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Sabrina Zollo talks about writing her first book, Why I Love My Gay Boyfriend

Toronto-based author Sabrina Zollo has just published her first book, Why I Love My Gay Boyfriend, which she hopes will launch her career as a chick-lit author.

“My vision is to write for women and just write relatable books for women at every life stage,” said Zollo.

Why I Love My Gay Boyfriend covers a young woman’s highly anticipated first “real-world” job after finishing university. It follows a spritely MBA grad’s journey into the corporate world where she meets and becomes best friends with a gay man.

Zollo said that is an interchangeable term for “boyfriend,” which is used in the title, to describe the unique relationship between a woman and her gay best friend.

The story is loosely based on Zollo’s own experience entering the workplace after completing her MBA.

“I think you have kind of an idealized notion ... of what your first job will be like and then you kind of get thrown into it,” she said. In that key first job, young women are forming their identities against a backdrop of usually clashing corporate values.

Zollo also made a gay best-friend at her first job and said she wanted to celebrate the unique friendship between adult females and their gay male friends.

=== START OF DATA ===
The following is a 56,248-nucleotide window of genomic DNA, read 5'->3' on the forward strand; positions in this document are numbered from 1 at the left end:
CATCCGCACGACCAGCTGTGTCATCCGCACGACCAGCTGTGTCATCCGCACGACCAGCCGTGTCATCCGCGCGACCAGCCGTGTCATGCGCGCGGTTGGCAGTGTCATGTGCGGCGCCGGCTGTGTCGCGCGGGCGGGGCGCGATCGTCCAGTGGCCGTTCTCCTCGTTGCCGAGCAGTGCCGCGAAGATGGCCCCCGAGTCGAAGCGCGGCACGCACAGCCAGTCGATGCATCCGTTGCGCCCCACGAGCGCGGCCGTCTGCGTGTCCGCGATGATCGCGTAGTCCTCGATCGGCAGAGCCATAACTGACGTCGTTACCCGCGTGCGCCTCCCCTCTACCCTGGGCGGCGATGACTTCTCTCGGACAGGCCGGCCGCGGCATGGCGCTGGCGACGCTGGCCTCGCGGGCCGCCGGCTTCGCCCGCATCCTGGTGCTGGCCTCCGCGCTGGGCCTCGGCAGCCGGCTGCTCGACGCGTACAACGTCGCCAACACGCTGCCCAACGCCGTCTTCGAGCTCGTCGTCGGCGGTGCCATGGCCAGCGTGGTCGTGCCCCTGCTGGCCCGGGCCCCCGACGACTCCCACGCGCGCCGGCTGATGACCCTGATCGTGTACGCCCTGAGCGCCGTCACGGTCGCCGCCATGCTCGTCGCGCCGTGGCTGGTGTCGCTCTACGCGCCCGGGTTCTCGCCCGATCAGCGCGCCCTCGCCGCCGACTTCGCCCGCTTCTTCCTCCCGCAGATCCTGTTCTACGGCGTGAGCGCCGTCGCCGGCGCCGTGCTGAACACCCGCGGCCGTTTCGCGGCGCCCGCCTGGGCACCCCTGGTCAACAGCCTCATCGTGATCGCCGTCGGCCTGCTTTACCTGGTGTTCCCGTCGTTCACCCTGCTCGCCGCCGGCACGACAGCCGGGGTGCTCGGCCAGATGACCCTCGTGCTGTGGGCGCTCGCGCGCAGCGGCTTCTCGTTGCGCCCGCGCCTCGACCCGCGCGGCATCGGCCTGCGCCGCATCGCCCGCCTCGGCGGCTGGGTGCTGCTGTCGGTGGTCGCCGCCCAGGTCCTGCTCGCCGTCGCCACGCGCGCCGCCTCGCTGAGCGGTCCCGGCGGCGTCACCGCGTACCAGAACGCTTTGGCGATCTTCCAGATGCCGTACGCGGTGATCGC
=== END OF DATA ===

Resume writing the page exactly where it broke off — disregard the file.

She said she has not received any negative response yet and isn’t worried about backlash for any possible stereotyping because she depicted the character very positively. “He’s a source of wisdom and maturity,” she said.

She admits she made the character flamboyant and beauty and fashion savvy, however, she hopes her readers don’t take that as a generalization because it is only a reflection of the industry he works in.

Keeping with the light, fun tone of the novel, Zollo said she already has an idea brewing for her next book: Dating in your 30s. The idea came at her book launch party when she read a passage about a first date, and it was very well-received.

Zollo’s book has been out since late September, and she will be at the Eaton Centre’s Indigo location Friday from 2-6 p.m.

Zollo has also some advice for aspiring writers.

“Just keep trying. Keep at it,” she said, adding that if she had given up after her first rejection, she would have never been published. It took her about 18 months of reaching out to publishers and agents before anyone expressed interest in the book.

She said it is important to remember that the process is subjective, and to manage expectations by realizing that rejection is part of the publishing world.

One needs to be disciplined about making time for writing, she said. She set aside one afternoon a week and aimed to complete one chapter in each session.

“[It] was pretty aggressive, but it keeps you on track,” she said.

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